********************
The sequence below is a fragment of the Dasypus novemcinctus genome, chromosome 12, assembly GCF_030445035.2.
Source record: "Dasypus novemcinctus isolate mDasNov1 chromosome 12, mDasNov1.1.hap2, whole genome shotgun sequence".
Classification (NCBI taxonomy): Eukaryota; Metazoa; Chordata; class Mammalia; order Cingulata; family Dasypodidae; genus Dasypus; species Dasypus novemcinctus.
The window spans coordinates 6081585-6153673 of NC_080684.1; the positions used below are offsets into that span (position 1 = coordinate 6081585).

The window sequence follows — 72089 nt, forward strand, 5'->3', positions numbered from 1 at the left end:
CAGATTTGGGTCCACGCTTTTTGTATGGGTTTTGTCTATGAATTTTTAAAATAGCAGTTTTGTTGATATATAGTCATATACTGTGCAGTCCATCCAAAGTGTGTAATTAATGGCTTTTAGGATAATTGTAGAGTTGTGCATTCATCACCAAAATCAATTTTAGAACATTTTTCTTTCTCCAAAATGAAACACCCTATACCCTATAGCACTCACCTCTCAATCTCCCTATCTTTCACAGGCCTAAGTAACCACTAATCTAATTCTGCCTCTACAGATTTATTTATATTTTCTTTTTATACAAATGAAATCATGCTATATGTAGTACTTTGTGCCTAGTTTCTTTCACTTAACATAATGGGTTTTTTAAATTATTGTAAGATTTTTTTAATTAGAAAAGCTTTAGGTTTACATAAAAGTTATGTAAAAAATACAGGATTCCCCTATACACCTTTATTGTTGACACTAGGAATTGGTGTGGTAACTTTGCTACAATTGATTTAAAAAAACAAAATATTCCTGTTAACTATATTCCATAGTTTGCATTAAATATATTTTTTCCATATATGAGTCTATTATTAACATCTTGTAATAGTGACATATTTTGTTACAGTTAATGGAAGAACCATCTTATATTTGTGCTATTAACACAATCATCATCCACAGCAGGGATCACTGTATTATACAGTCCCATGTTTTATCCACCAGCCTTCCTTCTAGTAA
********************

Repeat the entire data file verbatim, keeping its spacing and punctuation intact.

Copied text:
The sequence below is a fragment of the Dasypus novemcinctus genome, chromosome 12, assembly GCF_030445035.2.
Source record: "Dasypus novemcinctus isolate mDasNov1 chromosome 12, mDasNov1.1.hap2, whole genome shotgun sequence".
Classification (NCBI taxonomy): Eukaryota; Metazoa; Chordata; class Mammalia; order Cingulata; family Dasypodidae; genus Dasypus; species Dasypus novemcinctus.
The window spans coordinates 6081585-6153673 of NC_080684.1; the positions used below are offsets into that span (position 1 = coordinate 6081585).

The window sequence follows — 72089 nt, forward strand, 5'->3', positions numbered from 1 at the left end:
CAGATTTGGGTCCACGCTTTTTGTATGGGTTTTGTCTATGAATTTTTAAAATAGCAGTTTTGTTGATATATAGTCATATACTGTGCAGTCCATCCAAAGTGTGTAATTAATGGCTTTTAGGATAATTGTAGAGTTGTGCATTCATCACCAAAATCAATTTTAGAACATTTTTCTTTCTCCAAAATGAAACACCCTATACCCTATAGCACTCACCTCTCAATCTCCCTATCTTTCACAGGCCTAAGTAACCACTAATCTAATTCTGCCTCTACAGATTTATTTATATTTTCTTTTTATACAAATGAAATCATGCTATATGTAGTACTTTGTGCCTAGTTTCTTTCACTTAACATAATGGGTTTTTTAAATTATTGTAAGATTTTTTTAATTAGAAAAGCTTTAGGTTTACATAAAAGTTATGTAAAAAATACAGGATTCCCCTATACACCTTTATTGTTGACACTAGGAATTGGTGTGGTAACTTTGCTACAATTGATTTAAAAAAACAAAATATTCCTGTTAACTATATTCCATAGTTTGCATTAAATATATTTTTTCCATATATGAGTCTATTATTAACATCTTGTAATAGTGACATATTTTGTTACAGTTAATGGAAGAACCATCTTATATTTGTGCTATTAACACAATCATCATCCACAGCAGGGATCACTGTATTATACAGTCCCATGTTTTATCCACCAGCCTTCCTTCTAGTAA